Co-Sponsorship of the Transportation Empowerment Act

Sen. Mike Lee (R-UT) 100% and Rep. Tom Graves (R-GA) 79% introduced the Transportation Empowerment Act (S.1702/ H.R. 3486), which would turn back control of the federal highway program (including transit) to the states by incrementally decreasing the federal gas tax and the size of the federal program, and in turn empower the states to fund and manage their transportation programs and priorities—not those of Washington bureaucrats or influential lobbyists. Currently, American motorists and truckers pay a federal gas tax of 18.4 cents per gallon at the pump; the money is funneled into the federal Highway Trust Fund (HTF) and funneled back to the states via complex congressional formulas, and billions are diverted each year to programs that do not improve congestion or increase mobility.   The Transportation Empowerment Act would empower states by allowing them to keep and control their gasoline tax revenues, set their infrastructure priorities, control their transportation decisions, and partner with the private sector to meet local needs.

The legislation would solve myriad problems, not the least of which is the flawed dynamic between the federal government and the states with regard to how federal gas tax dollars are spent. The states and private sector have proven more efficient users of taxpayer money, while the federal government through the Highway Trust Fund has wasted an unjustifiable amount of money through inefficiency, burdensome regulations, and distracting politicization—not to mention paying for the pet projects of lawmakers and special interests.   

Not only is this legislation necessary if lawmakers want to improve efficiency, but it is timely.  The original purpose of the HTF was to construct the interstate highway system, which was largely complete in the 1980s.  But since then, Congresses—lobbied by special interests—have broadened its mission to cover “transit, environmental mitigation, ferry boats, bicycle paths, and nature trails,” which do not benefit those who pay for the program.  The Heritage Foundation also notes:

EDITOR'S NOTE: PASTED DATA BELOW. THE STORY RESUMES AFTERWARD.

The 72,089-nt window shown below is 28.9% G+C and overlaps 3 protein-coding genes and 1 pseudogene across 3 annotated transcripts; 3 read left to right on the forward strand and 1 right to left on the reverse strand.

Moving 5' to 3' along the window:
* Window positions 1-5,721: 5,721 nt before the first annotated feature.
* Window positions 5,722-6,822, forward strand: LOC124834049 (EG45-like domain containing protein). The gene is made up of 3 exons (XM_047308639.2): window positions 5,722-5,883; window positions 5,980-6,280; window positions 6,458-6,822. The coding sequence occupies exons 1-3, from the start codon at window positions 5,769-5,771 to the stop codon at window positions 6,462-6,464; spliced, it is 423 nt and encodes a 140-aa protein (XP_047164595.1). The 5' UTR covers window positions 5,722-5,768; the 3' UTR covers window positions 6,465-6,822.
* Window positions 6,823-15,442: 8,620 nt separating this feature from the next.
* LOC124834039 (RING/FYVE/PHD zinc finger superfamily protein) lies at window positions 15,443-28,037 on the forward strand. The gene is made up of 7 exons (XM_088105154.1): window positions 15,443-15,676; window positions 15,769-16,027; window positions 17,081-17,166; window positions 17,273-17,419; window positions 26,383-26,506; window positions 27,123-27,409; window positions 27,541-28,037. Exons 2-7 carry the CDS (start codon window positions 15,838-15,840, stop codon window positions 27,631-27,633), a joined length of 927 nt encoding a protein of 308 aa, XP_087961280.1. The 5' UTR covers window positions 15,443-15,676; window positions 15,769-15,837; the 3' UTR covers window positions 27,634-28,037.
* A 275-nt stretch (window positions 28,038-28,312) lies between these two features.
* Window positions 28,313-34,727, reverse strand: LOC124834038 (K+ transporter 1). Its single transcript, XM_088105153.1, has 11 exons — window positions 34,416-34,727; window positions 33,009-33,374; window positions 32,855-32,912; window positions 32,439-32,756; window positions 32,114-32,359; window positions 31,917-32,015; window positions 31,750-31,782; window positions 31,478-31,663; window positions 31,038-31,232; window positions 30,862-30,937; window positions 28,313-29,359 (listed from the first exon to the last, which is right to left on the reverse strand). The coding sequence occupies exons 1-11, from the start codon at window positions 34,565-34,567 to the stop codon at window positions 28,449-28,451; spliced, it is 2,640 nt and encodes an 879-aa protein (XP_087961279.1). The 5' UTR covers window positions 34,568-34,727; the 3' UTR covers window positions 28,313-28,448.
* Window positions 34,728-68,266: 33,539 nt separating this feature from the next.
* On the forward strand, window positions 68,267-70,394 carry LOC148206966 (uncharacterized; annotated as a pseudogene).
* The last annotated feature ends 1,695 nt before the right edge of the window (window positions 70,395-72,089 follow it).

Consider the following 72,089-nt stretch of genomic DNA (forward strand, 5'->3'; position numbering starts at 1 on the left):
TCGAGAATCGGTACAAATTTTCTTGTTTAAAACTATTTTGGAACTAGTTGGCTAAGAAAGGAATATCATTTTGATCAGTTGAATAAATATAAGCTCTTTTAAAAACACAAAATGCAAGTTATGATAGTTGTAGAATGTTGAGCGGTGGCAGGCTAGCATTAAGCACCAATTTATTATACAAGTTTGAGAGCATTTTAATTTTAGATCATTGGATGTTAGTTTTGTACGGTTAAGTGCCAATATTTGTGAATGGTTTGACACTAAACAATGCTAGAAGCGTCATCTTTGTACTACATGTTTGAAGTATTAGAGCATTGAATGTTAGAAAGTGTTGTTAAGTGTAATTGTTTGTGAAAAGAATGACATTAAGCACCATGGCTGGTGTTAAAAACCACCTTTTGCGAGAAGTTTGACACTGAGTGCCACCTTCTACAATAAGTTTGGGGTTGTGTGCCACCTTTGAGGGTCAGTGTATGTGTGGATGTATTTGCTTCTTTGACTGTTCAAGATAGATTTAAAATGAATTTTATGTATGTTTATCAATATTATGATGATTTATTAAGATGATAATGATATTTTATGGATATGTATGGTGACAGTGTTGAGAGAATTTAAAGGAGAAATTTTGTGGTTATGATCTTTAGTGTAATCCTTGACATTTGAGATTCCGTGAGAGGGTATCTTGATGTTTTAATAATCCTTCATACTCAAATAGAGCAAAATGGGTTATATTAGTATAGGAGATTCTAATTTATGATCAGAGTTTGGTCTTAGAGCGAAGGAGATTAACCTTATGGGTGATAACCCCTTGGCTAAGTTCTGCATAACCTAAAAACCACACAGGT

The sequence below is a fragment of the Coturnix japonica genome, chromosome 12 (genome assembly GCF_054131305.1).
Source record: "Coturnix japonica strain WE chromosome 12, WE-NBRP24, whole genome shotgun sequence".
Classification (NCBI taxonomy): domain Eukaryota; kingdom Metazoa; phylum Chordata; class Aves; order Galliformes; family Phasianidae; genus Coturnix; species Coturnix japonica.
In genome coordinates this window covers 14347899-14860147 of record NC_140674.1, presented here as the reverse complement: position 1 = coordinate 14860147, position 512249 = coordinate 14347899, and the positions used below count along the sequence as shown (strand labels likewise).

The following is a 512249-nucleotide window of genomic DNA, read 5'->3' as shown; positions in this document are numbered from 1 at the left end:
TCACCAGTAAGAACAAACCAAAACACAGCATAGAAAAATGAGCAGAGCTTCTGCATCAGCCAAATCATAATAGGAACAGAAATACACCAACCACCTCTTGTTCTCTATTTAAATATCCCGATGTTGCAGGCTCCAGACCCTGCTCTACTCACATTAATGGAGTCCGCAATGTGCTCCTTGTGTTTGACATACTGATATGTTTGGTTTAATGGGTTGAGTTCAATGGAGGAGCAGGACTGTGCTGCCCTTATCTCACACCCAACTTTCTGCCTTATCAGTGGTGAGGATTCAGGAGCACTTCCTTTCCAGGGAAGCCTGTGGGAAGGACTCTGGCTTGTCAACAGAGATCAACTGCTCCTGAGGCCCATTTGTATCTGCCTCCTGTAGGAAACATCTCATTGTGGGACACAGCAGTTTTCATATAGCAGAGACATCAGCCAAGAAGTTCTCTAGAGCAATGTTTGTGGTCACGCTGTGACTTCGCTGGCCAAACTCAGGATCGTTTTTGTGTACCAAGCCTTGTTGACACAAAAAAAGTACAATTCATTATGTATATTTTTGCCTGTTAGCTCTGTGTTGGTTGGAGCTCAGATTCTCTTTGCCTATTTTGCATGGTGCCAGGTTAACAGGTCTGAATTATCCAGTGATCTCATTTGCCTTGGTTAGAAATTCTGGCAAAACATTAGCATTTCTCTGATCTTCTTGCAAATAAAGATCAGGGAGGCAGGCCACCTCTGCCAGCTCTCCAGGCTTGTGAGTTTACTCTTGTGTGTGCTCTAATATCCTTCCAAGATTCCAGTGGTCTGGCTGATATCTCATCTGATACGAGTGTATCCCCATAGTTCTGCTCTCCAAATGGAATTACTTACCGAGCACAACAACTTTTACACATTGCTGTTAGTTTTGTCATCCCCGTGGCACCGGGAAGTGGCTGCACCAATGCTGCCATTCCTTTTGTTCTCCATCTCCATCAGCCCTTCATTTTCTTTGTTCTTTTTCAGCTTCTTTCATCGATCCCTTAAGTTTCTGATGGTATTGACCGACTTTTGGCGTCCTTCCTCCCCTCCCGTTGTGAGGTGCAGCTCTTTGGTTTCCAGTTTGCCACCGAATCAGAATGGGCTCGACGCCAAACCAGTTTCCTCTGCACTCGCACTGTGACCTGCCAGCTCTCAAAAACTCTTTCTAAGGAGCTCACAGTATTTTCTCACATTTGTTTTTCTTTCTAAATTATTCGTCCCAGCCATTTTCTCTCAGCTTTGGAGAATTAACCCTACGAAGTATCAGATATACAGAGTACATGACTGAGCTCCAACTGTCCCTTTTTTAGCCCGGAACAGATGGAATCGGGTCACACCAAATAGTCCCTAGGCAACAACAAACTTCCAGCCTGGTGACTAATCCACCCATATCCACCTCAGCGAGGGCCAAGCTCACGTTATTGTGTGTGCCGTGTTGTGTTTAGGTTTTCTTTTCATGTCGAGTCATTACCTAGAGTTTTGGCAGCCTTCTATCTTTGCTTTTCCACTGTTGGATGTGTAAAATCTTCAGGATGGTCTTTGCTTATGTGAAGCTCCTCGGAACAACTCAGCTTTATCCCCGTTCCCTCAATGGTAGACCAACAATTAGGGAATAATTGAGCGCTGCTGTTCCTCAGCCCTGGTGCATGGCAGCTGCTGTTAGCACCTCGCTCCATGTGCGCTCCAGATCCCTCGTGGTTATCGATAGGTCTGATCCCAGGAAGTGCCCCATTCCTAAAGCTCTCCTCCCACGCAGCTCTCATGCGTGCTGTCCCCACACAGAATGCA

The combination of overspending, inflation, increased vehicle fuel efficiency, and effects of the recession on gasoline consumption in recent years have caused funding shortfalls in the HTF. Rather than address its overspending problem, Congress chose to shore up the HTF with tens of billions of dollars in general fund cash transfers—an imprudent and unsustainable quick fix that worsens federal deficits. 

This is an unsustainable course of action, which is why the HTF “will have insufficient resources to meet all of its obligations” next fall.

Last year’s reform, MAP-21, promised changes, but fell short in many ways because of its Washington-first approach.  MAP-21 perpetuated dysfunctional practices of the federal government, such as the infusion of cash from the General Fund into the HTF.  Heritage explains these “bailouts perpetuate spending on inefficient transportation programs and worsen federal budget deficits.”  Also, while MAP-21 eliminated some frivolous spending previously allocated by federal lawmakers for unnecessary projects, it did not go far enough.  It still required 2 percent of total highway funding be diverted to local and state programs, such as transit projects, thereby starving general purpose roads of funds.

The Transportation Empowerment Act would allow each state to keep their funds and use them in ways they deem appropriate.  It would provide states relief from federal regulations so that they could put local priorities first and fund projects that provide congestion relief, capacity expansion, and enhanced mobility.